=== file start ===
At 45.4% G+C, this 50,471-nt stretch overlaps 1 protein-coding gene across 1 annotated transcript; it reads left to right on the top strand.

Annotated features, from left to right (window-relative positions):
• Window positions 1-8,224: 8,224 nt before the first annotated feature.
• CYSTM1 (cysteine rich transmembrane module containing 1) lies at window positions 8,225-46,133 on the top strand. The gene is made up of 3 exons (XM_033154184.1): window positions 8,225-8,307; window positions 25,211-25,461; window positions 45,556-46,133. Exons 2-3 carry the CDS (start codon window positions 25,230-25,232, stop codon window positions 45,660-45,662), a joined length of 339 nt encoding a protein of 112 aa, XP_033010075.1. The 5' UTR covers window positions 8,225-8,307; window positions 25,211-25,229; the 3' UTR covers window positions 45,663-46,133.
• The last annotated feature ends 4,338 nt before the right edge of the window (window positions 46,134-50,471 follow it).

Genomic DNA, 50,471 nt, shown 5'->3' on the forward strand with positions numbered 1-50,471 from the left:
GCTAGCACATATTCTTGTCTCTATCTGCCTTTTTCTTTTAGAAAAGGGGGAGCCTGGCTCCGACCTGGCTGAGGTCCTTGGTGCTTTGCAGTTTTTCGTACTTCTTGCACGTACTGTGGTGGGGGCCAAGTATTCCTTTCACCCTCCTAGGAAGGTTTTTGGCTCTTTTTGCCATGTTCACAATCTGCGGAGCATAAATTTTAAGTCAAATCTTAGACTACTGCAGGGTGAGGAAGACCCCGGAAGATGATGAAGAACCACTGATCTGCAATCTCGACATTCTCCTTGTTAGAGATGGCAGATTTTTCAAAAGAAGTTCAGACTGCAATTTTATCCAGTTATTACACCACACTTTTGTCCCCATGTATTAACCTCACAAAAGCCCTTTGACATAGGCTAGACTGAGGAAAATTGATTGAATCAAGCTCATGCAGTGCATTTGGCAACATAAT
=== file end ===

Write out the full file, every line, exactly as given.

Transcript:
At 45.4% G+C, this 50,471-nt stretch overlaps 1 protein-coding gene across 1 annotated transcript; it reads left to right on the top strand.

Annotated features, from left to right (window-relative positions):
• Window positions 1-8,224: 8,224 nt before the first annotated feature.
• CYSTM1 (cysteine rich transmembrane module containing 1) lies at window positions 8,225-46,133 on the top strand. The gene is made up of 3 exons (XM_033154184.1): window positions 8,225-8,307; window positions 25,211-25,461; window positions 45,556-46,133. Exons 2-3 carry the CDS (start codon window positions 25,230-25,232, stop codon window positions 45,660-45,662), a joined length of 339 nt encoding a protein of 112 aa, XP_033010075.1. The 5' UTR covers window positions 8,225-8,307; window positions 25,211-25,229; the 3' UTR covers window positions 45,663-46,133.
• The last annotated feature ends 4,338 nt before the right edge of the window (window positions 46,134-50,471 follow it).

Genomic DNA, 50,471 nt, shown 5'->3' on the forward strand with positions numbered 1-50,471 from the left:
GCTAGCACATATTCTTGTCTCTATCTGCCTTTTTCTTTTAGAAAAGGGGGAGCCTGGCTCCGACCTGGCTGAGGTCCTTGGTGCTTTGCAGTTTTTCGTACTTCTTGCACGTACTGTGGTGGGGGCCAAGTATTCCTTTCACCCTCCTAGGAAGGTTTTTGGCTCTTTTTGCCATGTTCACAATCTGCGGAGCATAAATTTTAAGTCAAATCTTAGACTACTGCAGGGTGAGGAAGACCCCGGAAGATGATGAAGAACCACTGATCTGCAATCTCGACATTCTCCTTGTTAGAGATGGCAGATTTTTCAAAAGAAGTTCAGACTGCAATTTTATCCAGTTATTACACCACACTTTTGTCCCCATGTATTAACCTCACAAAAGCCCTTTGACATAGGCTAGACTGAGGAAAATTGATTGAATCAAGCTCATGCAGTGCATTTGGCAACATAAT